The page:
HOUSE RULES (script review: House Rules)
Since I started with The Body Politic I figured I'd keep going on the political pilots (though I'm still lacking Inside the Box... which should be corrected shortly).
Storywise, I still like this from the script. I'm very interested in seeing what's going to happen next to Julia and her freshman Congressmen cohorts. But that's a residual feeling from the script. The story still works. The politics work and are interesting (and, since it's a full pilot, we actually get to see the politics play out, unlike in The Body Politic's presentation).
Unfortunately, the pilot is woefully (and at points distractingly) miscast.
Whereas in The Body Politic every one of those actors totally embodied their roles, painfully few of the many characters felt fully fleshed out in an organic way. Anna Chlumsky is the notable exception as the Speaker of the House's Chief of Staff's assistant (who by episode's end becomes Zoe McLellan's character's Chief of Staff). There was something massively charming about her in the role (unlike her brief appearances as Claire's assistant in the Cupid revamp). Tawny Cypress, who just three years ago played a sexy 20-something on Heroes, appeared ragged and far older than she is... though her character is supposed to be something of a young upstart. As much as I enjoy Debra Monk, her Speaker of the House was little more than a mustache twirler with great wardrobe and hair. While Ray Wise was immensely enjoyable in his few scenes, I couldn't help but think (um, and shout) "Ray Wise!" when he was on screen. His character, a Republican Representative who Zoe McLellan's Julia teams up with to get an immigration bill shoved through the House to save a family from being torn apart, was spot on... but too soon after his, um, devilish role on Reaper for another TV stint? The two guys seemingly fighting for Julia's attention (one is the Speaker's Chief of Staff, the other an ex-Wall Street trust fund Republican freshman Congressman who gets on Julia's bad side in the opening of the pilot) did nothing for me, though I can see a certain Paul Rudd-ish appeal to Eion Bailey's Alan Levi.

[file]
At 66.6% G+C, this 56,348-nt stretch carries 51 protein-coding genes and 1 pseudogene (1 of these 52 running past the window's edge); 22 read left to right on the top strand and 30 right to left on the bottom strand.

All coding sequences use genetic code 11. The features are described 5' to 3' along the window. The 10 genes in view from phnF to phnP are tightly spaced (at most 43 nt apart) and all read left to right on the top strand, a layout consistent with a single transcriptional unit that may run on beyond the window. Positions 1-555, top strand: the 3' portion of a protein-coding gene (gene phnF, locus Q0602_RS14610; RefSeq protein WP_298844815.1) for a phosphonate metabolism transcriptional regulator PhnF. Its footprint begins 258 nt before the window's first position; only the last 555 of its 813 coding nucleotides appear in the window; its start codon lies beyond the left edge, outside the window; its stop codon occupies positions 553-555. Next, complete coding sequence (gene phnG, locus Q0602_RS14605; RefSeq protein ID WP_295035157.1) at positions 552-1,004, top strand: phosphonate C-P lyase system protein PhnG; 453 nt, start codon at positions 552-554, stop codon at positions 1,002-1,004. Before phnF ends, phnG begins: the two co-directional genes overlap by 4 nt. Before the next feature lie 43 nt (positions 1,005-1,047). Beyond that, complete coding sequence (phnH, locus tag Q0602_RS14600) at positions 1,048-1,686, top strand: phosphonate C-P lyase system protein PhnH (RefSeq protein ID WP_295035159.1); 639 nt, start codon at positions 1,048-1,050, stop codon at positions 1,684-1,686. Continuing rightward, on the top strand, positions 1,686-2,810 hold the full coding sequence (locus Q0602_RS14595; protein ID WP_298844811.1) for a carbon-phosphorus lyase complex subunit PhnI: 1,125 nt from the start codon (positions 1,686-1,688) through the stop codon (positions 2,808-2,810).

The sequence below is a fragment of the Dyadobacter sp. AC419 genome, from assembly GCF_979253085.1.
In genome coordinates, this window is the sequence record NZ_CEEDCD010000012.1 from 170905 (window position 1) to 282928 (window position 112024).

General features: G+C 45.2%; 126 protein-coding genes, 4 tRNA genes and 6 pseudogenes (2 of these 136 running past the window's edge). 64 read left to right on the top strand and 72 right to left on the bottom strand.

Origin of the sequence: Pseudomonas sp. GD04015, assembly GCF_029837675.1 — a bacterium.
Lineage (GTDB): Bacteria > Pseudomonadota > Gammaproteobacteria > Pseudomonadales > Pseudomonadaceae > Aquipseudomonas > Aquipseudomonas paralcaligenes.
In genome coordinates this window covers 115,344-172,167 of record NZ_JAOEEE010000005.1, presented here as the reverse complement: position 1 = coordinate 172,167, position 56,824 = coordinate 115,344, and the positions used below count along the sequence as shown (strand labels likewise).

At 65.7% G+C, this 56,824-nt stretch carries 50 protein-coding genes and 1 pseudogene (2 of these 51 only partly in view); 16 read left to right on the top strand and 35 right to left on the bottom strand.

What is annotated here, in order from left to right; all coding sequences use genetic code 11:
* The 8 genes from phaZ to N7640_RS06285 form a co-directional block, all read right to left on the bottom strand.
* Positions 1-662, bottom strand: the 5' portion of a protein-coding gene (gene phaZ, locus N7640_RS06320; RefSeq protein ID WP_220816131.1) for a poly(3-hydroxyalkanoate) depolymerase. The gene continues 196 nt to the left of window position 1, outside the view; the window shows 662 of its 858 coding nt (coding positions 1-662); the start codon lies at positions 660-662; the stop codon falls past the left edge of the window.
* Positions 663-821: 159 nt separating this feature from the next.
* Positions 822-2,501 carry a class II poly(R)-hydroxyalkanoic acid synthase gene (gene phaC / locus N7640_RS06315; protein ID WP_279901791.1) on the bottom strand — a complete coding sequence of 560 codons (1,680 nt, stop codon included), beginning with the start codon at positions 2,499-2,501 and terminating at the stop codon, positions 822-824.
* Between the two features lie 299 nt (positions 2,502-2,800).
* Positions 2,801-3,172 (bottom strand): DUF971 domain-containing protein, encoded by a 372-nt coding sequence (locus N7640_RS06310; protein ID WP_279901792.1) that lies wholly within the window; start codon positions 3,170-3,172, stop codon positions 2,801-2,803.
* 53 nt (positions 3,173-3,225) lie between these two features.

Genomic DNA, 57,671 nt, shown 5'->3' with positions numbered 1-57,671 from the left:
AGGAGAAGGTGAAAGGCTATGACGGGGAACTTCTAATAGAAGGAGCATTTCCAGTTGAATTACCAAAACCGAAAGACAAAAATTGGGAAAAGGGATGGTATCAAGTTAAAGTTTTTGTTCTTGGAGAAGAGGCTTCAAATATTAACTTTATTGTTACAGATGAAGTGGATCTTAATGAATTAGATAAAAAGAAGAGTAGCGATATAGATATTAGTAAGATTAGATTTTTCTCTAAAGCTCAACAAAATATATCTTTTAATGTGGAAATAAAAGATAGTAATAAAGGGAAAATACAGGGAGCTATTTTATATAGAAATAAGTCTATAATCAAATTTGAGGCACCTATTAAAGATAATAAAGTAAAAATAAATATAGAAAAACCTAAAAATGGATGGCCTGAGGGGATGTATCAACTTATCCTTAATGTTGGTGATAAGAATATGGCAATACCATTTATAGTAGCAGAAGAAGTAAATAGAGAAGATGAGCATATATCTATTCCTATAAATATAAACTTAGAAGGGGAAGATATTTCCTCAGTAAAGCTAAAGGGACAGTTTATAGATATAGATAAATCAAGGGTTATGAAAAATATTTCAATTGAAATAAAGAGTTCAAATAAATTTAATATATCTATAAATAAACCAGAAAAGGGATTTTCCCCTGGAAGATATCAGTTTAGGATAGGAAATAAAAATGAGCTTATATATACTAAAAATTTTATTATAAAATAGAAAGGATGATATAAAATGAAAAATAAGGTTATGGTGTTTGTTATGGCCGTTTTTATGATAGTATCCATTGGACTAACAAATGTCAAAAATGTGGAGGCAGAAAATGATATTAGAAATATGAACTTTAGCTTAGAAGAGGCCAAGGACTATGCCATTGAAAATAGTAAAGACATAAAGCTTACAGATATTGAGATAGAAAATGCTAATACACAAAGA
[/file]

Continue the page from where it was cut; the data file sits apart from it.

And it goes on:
Let's talk about the major casting failure in the pilot, though... Zoe McLellan. Just as she did as Peter Krause's wife on Dirty Sexy Money, she left me lukewarm (not cold... just not hot). Which is a shame, because she is an attractive woman and she can act (I've seen it!) You need buy the character as a rising star in Washington... and you do. But I wasn't convinced I was watching a new TV star. And I really wanted to love her in this role because, again, really loved the character in the script. Because it was so different for CBS (as a character and as a show).
And, ultimately, that difference is why the show wasn't picked up. You can always recast pilots (CBS is doing that with just about everyone in Three Rivers). But the fact of the matter is the show is about this woman, about romantic possibilities, and doesn't have a murder to solve every week as it's about politics (and really edges too close to the "Republicans are evil!" that The Body Politic was wise to avoid... even if the solution Julia comes up with involves getting Ray Wise's Republican Congressman to co-sponsor a bill with her because she is able to convince him it's not about immigration but about family, and Republicans are supposed to be the "Family Values" party... though I guess no one told John Ensign or Mark Sanford that?)
If ABC had this show... I think it would be on the air. But not on CBS.